Through Hole Assembly

Through Hole Assembly

Components used in Through hole assembly (also known as conventional assembly) have legs which are passed through the PCB and then soldered in place. This creates both electrical and mechanical connections. Applications include products and equipment that require heavy-duty components.

At ESD we regularly use our automatic insertion machines to give customers a fast turnaround compared to hand assembly alone. Our automated assembly equipment has a pitch range of 2.5 to 5.0mm. We use our flow-solder machine for a quick, quality turnaround.

How does Automated Insertion work?

Our operator loads the production-ready components into the machine and selects the right program. He loads the PCB onto a carrier that moves and rotates the PCB for each component insertion. The carrier presents the required PCB component location to the machine ‘head’. The head grips the component and cuts the legs from the carrier tape. It slots the component into the board, and checks the component is there. The machine then bends the legs to secure the item in place.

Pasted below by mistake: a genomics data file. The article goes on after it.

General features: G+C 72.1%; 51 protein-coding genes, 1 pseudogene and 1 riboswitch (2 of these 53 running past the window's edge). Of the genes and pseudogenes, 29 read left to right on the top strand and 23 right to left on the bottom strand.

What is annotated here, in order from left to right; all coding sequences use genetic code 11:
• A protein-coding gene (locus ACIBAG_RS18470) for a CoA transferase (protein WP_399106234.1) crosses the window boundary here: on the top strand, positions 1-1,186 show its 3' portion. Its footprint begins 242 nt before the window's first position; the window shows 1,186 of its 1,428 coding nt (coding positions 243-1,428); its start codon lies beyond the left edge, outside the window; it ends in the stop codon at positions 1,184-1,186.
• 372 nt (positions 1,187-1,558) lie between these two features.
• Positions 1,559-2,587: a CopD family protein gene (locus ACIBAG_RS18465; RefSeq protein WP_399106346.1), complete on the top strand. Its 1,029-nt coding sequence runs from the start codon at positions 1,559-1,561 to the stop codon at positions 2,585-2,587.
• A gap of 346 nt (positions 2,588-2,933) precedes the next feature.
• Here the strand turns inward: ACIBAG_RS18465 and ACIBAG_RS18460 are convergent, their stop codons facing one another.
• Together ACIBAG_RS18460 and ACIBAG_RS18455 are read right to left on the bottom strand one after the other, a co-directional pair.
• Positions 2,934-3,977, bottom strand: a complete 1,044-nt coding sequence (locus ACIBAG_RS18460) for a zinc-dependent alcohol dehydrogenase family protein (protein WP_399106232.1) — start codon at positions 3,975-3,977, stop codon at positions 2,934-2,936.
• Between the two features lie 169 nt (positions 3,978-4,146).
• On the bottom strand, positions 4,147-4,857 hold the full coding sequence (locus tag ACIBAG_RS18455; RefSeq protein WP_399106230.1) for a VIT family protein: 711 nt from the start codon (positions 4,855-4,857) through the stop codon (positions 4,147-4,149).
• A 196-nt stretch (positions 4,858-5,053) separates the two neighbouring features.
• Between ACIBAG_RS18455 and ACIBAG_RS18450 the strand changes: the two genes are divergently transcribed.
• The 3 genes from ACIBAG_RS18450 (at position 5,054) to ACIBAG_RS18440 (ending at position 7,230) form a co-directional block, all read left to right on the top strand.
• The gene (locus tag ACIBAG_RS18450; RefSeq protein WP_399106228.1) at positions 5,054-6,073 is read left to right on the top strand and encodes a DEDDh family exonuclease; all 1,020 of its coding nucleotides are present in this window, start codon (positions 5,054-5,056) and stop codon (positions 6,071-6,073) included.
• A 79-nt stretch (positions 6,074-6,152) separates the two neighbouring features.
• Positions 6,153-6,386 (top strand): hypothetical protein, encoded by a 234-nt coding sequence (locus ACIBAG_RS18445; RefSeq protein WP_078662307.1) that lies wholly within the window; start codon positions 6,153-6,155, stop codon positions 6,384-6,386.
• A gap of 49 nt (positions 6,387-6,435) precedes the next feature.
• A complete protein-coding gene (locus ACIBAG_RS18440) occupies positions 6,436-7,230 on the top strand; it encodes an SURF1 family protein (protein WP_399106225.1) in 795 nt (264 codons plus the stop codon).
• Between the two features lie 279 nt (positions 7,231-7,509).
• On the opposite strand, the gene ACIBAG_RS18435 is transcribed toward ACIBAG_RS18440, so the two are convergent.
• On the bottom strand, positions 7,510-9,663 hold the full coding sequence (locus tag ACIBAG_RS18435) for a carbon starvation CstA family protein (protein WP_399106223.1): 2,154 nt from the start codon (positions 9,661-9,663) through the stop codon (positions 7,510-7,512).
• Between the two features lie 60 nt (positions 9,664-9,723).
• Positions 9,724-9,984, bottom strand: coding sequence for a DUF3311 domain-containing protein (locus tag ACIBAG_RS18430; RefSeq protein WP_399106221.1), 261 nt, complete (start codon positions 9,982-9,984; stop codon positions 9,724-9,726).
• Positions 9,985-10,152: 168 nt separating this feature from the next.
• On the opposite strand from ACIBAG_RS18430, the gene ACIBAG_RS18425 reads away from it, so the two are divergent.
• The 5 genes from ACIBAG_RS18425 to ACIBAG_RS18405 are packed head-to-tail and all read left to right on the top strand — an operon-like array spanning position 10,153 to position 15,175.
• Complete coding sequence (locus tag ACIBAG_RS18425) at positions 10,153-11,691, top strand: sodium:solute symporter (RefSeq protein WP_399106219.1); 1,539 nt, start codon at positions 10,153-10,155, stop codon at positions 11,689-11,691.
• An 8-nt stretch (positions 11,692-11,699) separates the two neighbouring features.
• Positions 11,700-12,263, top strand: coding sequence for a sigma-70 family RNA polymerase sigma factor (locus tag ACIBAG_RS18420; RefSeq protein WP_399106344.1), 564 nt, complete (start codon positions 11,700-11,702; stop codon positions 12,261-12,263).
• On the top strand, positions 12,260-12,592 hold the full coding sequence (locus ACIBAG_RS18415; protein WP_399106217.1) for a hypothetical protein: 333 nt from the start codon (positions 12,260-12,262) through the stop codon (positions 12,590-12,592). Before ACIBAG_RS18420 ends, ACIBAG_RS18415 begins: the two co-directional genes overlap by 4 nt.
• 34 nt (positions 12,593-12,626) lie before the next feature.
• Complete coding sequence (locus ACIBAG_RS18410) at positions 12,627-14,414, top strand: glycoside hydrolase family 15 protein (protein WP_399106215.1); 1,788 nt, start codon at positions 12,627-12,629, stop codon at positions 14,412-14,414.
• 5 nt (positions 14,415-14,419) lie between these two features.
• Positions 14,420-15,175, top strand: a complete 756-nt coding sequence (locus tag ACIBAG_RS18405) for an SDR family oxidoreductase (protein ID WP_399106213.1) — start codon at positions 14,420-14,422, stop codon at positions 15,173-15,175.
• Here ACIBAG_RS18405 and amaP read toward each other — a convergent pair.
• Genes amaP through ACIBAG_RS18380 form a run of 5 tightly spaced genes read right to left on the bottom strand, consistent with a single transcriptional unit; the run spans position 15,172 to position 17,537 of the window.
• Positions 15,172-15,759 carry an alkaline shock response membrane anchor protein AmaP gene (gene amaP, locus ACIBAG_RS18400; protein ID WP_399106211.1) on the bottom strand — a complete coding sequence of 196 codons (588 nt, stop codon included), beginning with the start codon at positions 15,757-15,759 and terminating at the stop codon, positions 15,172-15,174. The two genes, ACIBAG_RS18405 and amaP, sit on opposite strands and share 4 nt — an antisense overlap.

When all of the programmed components have been fitted some hand assembly of other components is often required. Sometimes we put a mask over holes in the PCB to stop them filling with solder, in line with customer and process requirements.

If the assembly is suitable for flow soldering we then load it onto our flow solder machine. The internal conveyor carries the PCB through heaters, then over a wave of solder. This touches the underside of the PCB, filling the joint between the component legs and the PCB. The PCB then cools down, and the masking is removed.

Advantages of Automated Insertion

  • Higher speed assembly when compared to hand placement
  • The detection of ejected parts
  • Interference-free insertions
  • Provides a strong mechanical connection with the pcb. This is especially useful in vibrating environments, or where the PCB may be flexed.

Street lighting, traffic lights, road signs, X-ray machines, mixing desks, weighing scales, pottery kilns, cleaning equipment, personal alarms, children’s rides and power supplies are some of the industries where you can find ESD produced conventional assemblies.